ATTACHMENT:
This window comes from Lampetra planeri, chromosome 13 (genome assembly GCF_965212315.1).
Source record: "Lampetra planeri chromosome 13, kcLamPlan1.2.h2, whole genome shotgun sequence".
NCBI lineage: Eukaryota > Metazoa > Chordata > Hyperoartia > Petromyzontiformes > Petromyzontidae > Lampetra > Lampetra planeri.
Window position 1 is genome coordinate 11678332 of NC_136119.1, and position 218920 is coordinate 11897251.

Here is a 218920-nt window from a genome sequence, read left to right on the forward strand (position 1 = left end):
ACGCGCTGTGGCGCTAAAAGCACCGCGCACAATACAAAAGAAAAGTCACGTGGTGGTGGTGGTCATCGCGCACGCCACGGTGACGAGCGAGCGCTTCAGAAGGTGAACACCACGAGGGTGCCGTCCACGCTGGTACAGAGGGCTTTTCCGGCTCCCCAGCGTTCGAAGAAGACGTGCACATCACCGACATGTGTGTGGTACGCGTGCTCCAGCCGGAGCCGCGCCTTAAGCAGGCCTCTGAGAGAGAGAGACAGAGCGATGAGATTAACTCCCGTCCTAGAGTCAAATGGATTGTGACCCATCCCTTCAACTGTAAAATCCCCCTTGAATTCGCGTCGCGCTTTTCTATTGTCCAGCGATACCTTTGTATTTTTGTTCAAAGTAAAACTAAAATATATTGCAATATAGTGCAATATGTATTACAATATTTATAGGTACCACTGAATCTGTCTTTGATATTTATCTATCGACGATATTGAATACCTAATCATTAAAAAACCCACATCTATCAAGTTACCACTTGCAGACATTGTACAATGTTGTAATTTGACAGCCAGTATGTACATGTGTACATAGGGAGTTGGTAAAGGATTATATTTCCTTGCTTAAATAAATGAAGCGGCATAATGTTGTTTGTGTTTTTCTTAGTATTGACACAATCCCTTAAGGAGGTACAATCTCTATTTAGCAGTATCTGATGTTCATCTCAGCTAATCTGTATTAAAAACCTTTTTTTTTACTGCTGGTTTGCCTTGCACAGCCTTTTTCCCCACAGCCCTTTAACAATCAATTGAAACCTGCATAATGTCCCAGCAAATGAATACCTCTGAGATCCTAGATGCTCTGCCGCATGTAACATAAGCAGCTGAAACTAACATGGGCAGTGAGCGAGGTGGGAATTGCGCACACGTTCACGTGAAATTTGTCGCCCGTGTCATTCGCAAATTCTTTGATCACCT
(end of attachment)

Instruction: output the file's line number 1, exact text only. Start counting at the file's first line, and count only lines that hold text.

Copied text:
This window comes from Lampetra planeri, chromosome 13 (genome assembly GCF_965212315.1).